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More deaths reported in government crackdown in Syria

Arab World Materials 19 September 2011 11:41
Up to 25 explosions and heavy gunfire were heard near al-Houla in Homs on Sunday, activists said, as Syrian army troops swept some neighborhoods south of Hama.
More deaths reported in government crackdown in Syria

Syrian authorities announced that every student who is absent from school will be fined a sum of $1,000, Al Arabiya reported on Monday. The main aim of the decision is to avoid the participation of students in nationwide protests that call for the ouster of President Bashar al-Assad.

Up to 25 explosions and heavy gunfire were heard near al-Houla in Homs on Sunday, activists said, as Syrian army troops swept some neighborhoods south of Hama.

As security troops launched a wide-range of crackdown and arrests in Deraa and other Syrian cities, some army soldiers announced their defection and said they were joining the anti-regime protests, activists said. Clashes soon erupted between the Syrian government troops and the defectors, leaving unidentified number of victims, activists told Al Arabiya.

Meanwhile, the Syrian Observatory for Human Rights reported that four people, including an 11-year-old boy, shot in recent raids died on Sunday of their wounds, according to AFP.

As schools reopened, students demonstrated against the regime in the central city of Homs and security forces arrested 70 civilians, relatives of people wanted by the regime, in the northwestern province of Idlib, it said.

The official SANA news agency also reported that the annual Damascus film festival set for October has been cancelled because of the unrest.

Also on Sunday, opponents of Assad vowed to overthrow his "tyrannical" regime, as the embattled president met Russian lawmakers trying to help find a solution to the crisis in Syria.

"We need to end the tyrannical security regime. We must overthrow the tyranny and the security (agents)," Hassan Abdel Azim, a senior member of the opposition National Coordinating Committee for Democratic change, told reporters, according to AFP.

"We welcome all those who have no blood on their hands," he told a news conference a day after the group met near the capital.

The group includes opposition parties of various ideologies, including Arab and Kurdish nationalists, Marxists and independent figures such as writer Michel Kilo and economist Aref Dalila.

Syria has been rocked by protests against Assad's regime that began on Mar. 15 and triggered a brutal crackdown in which the United Nations says 2,600 people have been killed.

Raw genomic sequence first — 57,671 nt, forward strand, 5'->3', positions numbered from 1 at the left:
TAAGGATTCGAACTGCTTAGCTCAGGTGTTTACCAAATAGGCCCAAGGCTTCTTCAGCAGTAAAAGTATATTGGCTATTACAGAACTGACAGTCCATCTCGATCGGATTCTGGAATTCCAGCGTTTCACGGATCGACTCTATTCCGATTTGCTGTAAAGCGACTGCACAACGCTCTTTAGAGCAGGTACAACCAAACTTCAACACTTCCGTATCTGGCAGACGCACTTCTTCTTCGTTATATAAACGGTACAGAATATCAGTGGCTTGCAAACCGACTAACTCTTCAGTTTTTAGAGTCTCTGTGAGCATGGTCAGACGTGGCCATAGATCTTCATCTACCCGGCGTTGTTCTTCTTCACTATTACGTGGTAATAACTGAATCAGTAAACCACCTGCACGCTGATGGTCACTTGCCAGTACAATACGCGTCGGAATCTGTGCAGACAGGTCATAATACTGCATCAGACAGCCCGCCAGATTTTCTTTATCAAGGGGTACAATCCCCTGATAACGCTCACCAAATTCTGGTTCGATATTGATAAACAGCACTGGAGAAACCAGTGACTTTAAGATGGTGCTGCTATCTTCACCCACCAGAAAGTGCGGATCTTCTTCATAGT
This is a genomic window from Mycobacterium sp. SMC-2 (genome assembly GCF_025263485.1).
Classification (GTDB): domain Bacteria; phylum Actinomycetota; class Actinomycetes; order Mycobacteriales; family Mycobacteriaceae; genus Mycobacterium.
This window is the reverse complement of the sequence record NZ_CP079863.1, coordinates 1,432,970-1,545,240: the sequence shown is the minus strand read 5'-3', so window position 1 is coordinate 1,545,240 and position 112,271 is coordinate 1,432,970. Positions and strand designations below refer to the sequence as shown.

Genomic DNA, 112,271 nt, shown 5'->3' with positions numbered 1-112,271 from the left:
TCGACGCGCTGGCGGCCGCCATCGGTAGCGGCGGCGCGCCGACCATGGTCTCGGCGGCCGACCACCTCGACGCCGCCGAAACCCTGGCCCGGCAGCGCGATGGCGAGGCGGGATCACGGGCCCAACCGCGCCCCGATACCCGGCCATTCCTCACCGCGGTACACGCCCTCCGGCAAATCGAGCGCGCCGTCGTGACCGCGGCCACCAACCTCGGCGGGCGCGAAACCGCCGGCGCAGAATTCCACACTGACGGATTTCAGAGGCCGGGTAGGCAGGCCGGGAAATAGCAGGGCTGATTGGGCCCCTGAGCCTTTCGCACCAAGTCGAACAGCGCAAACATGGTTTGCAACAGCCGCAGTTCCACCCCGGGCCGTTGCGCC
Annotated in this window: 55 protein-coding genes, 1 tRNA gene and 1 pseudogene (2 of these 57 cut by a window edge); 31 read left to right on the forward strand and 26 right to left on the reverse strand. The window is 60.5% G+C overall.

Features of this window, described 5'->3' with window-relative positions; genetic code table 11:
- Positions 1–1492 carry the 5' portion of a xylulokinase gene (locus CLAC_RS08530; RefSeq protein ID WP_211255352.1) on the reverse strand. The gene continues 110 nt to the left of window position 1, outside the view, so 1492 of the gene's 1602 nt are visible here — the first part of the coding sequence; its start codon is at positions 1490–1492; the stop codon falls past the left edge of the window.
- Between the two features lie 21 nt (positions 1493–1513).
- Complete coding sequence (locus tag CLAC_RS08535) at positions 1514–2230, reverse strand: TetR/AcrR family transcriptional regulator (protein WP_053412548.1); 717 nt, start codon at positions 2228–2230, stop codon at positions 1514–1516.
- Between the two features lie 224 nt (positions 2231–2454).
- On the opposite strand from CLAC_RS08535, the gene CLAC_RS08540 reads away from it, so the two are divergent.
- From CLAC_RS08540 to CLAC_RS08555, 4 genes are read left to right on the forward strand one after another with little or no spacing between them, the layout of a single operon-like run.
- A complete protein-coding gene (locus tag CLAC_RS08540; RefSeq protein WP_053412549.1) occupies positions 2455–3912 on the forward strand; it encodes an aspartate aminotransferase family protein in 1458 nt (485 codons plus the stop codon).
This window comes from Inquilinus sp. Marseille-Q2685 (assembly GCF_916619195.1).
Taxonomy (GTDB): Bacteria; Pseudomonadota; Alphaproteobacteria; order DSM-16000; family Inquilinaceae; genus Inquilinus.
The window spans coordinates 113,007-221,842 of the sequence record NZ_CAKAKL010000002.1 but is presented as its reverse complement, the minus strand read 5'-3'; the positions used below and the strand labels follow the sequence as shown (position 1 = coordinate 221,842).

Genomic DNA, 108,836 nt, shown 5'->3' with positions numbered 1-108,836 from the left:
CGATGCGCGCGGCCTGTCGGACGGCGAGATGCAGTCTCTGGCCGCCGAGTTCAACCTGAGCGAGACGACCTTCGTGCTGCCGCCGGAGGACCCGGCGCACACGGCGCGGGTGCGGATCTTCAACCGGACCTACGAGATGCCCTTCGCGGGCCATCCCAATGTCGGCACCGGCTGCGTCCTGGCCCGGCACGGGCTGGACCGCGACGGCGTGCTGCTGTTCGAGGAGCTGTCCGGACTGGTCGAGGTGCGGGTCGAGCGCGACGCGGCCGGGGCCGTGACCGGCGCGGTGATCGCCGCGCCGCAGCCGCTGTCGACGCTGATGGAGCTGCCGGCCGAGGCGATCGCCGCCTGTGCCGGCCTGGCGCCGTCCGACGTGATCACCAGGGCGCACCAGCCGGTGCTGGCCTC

A delegation of Russian lawmakers is in the country in a bid to broker an end to the violence.

Assad told them he welcomes the "balanced and constructive Russian position toward the security and stability of Syria," the state-run SANA news agency reported.

But Assad, who has blamed "armed terrorist gangs" for the violence rocking his country, also warned against "any foreign intervention that threatens to divide states in the region."

Ilyas Umakhanov, deputy head of Russia's upper house of parliament, said "the country's leadership understands that one can only overcome a political crisis by uniting all the country's healthy political forces," Russia's Interfax news agency said.

"We once again saw for ourselves that the country's leadership intends to firmly move along the path of political reforms, create all the necessary conditions to consolidate society and all the patriotic forces of the country," Umakhanov was quoted as saying after meeting Assad.

Russia has opposed efforts led by the United States and the European Union to push for a U.N. Security Council resolution condemning the Syrian regime over its deadly crackdown on pro-democracy protesters.

The opposition, meanwhile, is trying to unite against the regime.

Opponents plan to announce the formation of a coalition that includes the Coordinating Committee, liberal parties of the opposition "Damascus Declaration," the outlawed Muslim Brotherhood and independent Islamists.

Two opposition groups were set up in Turkey at the end of August: the mostly Islamist "National Council" and the "National Council of Syrian Transition" headed by Burhan Ghaliyoun, a Paris-based academic.

"For the overthrow of the tyrannical and corrupt security regime and for democratic change, the peaceful revolution of the Syrian people must continue," said a statement read Sunday by Abdel Aziz Khayer of the Coordinating Committee.

"We must end the military solution, allow peaceful protests, withdraw the army to the barracks, try those responsible for the massacre of protesters, release all political prisoners and begin reconciliation between the army and the people," it added.

Another committee member, Rajaa Nasser, said that "all movements of the Syrian opposition agree on the need for change. The majority reject any military intervention" in Syria, he added.

Samir Aita, editor of Le Monde Diplomatique in Arabic and European representative of the Coordinating Committee, announced a Sept. 23 meeting in Berlin.

"It is necessary to unify (opposition) efforts for the change to happen," he said, adding that it was important that the various opposition groupings should "unite around common goals."

Saturday's meeting elected an 80-member central council, 25 percent of them "young revolutionaries."

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